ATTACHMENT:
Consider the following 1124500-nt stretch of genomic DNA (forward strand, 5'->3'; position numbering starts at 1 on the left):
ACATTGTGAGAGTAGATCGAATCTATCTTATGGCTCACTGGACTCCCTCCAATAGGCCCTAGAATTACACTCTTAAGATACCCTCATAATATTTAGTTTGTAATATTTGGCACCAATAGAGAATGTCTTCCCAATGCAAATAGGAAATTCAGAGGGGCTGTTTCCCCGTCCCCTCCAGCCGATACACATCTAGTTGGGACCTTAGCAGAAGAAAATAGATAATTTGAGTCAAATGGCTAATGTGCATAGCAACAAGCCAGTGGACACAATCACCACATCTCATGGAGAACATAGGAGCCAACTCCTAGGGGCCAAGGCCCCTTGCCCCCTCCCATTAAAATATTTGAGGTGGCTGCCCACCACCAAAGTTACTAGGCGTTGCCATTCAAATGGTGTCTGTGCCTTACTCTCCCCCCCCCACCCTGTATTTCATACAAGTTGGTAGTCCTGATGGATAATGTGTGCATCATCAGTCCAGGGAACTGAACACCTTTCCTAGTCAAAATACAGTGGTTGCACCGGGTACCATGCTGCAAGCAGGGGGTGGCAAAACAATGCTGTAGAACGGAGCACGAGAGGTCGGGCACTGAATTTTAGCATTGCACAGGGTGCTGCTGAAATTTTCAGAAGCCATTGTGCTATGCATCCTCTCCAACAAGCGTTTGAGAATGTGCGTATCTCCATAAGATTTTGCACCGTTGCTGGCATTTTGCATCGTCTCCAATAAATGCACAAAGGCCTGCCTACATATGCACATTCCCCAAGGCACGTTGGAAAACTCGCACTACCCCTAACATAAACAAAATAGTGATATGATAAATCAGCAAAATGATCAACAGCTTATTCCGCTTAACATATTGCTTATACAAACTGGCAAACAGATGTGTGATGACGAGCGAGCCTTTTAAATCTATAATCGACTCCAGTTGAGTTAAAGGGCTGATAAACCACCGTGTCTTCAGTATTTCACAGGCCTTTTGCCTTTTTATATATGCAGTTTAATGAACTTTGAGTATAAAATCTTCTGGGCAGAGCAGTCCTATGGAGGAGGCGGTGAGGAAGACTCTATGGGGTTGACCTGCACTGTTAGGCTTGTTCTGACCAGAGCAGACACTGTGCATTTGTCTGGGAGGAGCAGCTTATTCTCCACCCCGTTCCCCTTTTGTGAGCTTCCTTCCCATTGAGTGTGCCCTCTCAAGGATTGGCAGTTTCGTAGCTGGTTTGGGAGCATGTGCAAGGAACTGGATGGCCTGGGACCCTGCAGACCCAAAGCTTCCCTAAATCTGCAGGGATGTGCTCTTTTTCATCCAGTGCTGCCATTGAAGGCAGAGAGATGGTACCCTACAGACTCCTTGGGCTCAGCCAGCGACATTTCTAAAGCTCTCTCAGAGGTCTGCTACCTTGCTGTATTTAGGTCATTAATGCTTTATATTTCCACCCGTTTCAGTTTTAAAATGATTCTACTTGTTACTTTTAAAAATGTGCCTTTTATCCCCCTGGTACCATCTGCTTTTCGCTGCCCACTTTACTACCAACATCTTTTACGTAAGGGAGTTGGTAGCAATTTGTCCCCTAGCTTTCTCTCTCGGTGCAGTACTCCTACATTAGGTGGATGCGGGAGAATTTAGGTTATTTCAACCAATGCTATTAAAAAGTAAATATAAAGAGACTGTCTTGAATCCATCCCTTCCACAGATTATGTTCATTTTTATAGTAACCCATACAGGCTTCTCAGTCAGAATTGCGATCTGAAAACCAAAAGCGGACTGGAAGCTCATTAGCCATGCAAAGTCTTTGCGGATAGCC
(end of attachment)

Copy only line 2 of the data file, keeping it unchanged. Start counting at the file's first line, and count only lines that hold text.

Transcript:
ACATTGTGAGAGTAGATCGAATCTATCTTATGGCTCACTGGACTCCCTCCAATAGGCCCTAGAATTACACTCTTAAGATACCCTCATAATATTTAGTTTGTAATATTTGGCACCAATAGAGAATGTCTTCCCAATGCAAATAGGAAATTCAGAGGGGCTGTTTCCCCGTCCCCTCCAGCCGATACACATCTAGTTGGGACCTTAGCAGAAGAAAATAGATAATTTGAGTCAAATGGCTAATGTGCATAGCAACAAGCCAGTGGACACAATCACCACATCTCATGGAGAACATAGGAGCCAACTCCTAGGGGCCAAGGCCCCTTGCCCCCTCCCATTAAAATATTTGAGGTGGCTGCCCACCACCAAAGTTACTAGGCGTTGCCATTCAAATGGTGTCTGTGCCTTACTCTCCCCCCCCCACCCTGTATTTCATACAAGTTGGTAGTCCTGATGGATAATGTGTGCATCATCAGTCCAGGGAACTGAACACCTTTCCTAGTCAAAATACAGTGGTTGCACCGGGTACCATGCTGCAAGCAGGGGGTGGCAAAACAATGCTGTAGAACGGAGCACGAGAGGTCGGGCACTGAATTTTAGCATTGCACAGGGTGCTGCTGAAATTTTCAGAAGCCATTGTGCTATGCATCCTCTCCAACAAGCGTTTGAGAATGTGCGTATCTCCATAAGATTTTGCACCGTTGCTGGCATTTTGCATCGTCTCCAATAAATGCACAAAGGCCTGCCTACATATGCACATTCCCCAAGGCACGTTGGAAAACTCGCACTACCCCTAACATAAACAAAATAGTGATATGATAAATCAGCAAAATGATCAACAGCTTATTCCGCTTAACATATTGCTTATACAAACTGGCAAACAGATGTGTGATGACGAGCGAGCCTTTTAAATCTATAATCGACTCCAGTTGAGTTAAAGGGCTGATAAACCACCGTGTCTTCAGTATTTCACAGGCCTTTTGCCTTTTTATATATGCAGTTTAATGAACTTTGAGTATAAAATCTTCTGGGCAGAGCAGTCCTATGGAGGAGGCGGTGAGGAAGACTCTATGGGGTTGACCTGCACTGTTAGGCTTGTTCTGACCAGAGCAGACACTGTGCATTTGTCTGGGAGGAGCAGCTTATTCTCCACCCCGTTCCCCTTTTGTGAGCTTCCTTCCCATTGAGTGTGCCCTCTCAAGGATTGGCAGTTTCGTAGCTGGTTTGGGAGCATGTGCAAGGAACTGGATGGCCTGGGACCCTGCAGACCCAAAGCTTCCCTAAATCTGCAGGGATGTGCTCTTTTTCATCCAGTGCTGCCATTGAAGGCAGAGAGATGGTACCCTACAGACTCCTTGGGCTCAGCCAGCGACATTTCTAAAGCTCTCTCAGAGGTCTGCTACCTTGCTGTATTTAGGTCATTAATGCTTTATATTTCCACCCGTTTCAGTTTTAAAATGATTCTACTTGTTACTTTTAAAAATGTGCCTTTTATCCCCCTGGTACCATCTGCTTTTCGCTGCCCACTTTACTACCAACATCTTTTACGTAAGGGAGTTGGTAGCAATTTGTCCCCTAGCTTTCTCTCTCGGTGCAGTACTCCTACATTAGGTGGATGCGGGAGAATTTAGGTTATTTCAACCAATGCTATTAAAAAGTAAATATAAAGAGACTGTCTTGAATCCATCCCTTCCACAGATTATGTTCATTTTTATAGTAACCCATACAGGCTTCTCAGTCAGAATTGCGATCTGAAAACCAAAAGCGGACTGGAAGCTCATTAGCCATGCAAAGTCTTTGCGGATAGCC